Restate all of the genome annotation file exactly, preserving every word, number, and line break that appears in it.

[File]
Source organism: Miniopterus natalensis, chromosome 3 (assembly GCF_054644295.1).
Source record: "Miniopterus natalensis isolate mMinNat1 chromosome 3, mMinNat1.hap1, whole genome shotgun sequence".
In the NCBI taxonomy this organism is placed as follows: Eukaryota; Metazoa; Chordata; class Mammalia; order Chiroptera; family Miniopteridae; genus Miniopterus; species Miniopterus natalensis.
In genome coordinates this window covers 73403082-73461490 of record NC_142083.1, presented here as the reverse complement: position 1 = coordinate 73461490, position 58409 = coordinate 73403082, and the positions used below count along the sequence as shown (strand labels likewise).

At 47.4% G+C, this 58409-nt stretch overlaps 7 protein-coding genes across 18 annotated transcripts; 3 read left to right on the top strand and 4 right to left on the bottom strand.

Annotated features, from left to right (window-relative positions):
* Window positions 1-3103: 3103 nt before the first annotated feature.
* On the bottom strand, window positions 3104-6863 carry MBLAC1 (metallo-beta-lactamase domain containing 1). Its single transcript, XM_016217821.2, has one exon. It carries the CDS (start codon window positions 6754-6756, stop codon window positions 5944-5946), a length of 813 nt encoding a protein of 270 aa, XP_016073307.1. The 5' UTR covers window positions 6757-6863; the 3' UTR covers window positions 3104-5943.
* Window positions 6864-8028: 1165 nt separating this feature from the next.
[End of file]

Source organism: Miniopterus natalensis, chromosome 3 (assembly GCF_054644295.1).
Source record: "Miniopterus natalensis isolate mMinNat1 chromosome 3, mMinNat1.hap1, whole genome shotgun sequence".
In the NCBI taxonomy this organism is placed as follows: Eukaryota; Metazoa; Chordata; class Mammalia; order Chiroptera; family Miniopteridae; genus Miniopterus; species Miniopterus natalensis.
In genome coordinates this window covers 73403082-73461490 of record NC_142083.1, presented here as the reverse complement: position 1 = coordinate 73461490, position 58409 = coordinate 73403082, and the positions used below count along the sequence as shown (strand labels likewise).

At 47.4% G+C, this 58409-nt stretch overlaps 7 protein-coding genes across 18 annotated transcripts; 3 read left to right on the top strand and 4 right to left on the bottom strand.

Annotated features, from left to right (window-relative positions):
* Window positions 1-3103: 3103 nt before the first annotated feature.
* On the bottom strand, window positions 3104-6863 carry MBLAC1 (metallo-beta-lactamase domain containing 1). Its single transcript, XM_016217821.2, has one exon. It carries the CDS (start codon window positions 6754-6756, stop codon window positions 5944-5946), a length of 813 nt encoding a protein of 270 aa, XP_016073307.1. The 5' UTR covers window positions 6757-6863; the 3' UTR covers window positions 3104-5943.
* Window positions 6864-8028: 1165 nt separating this feature from the next.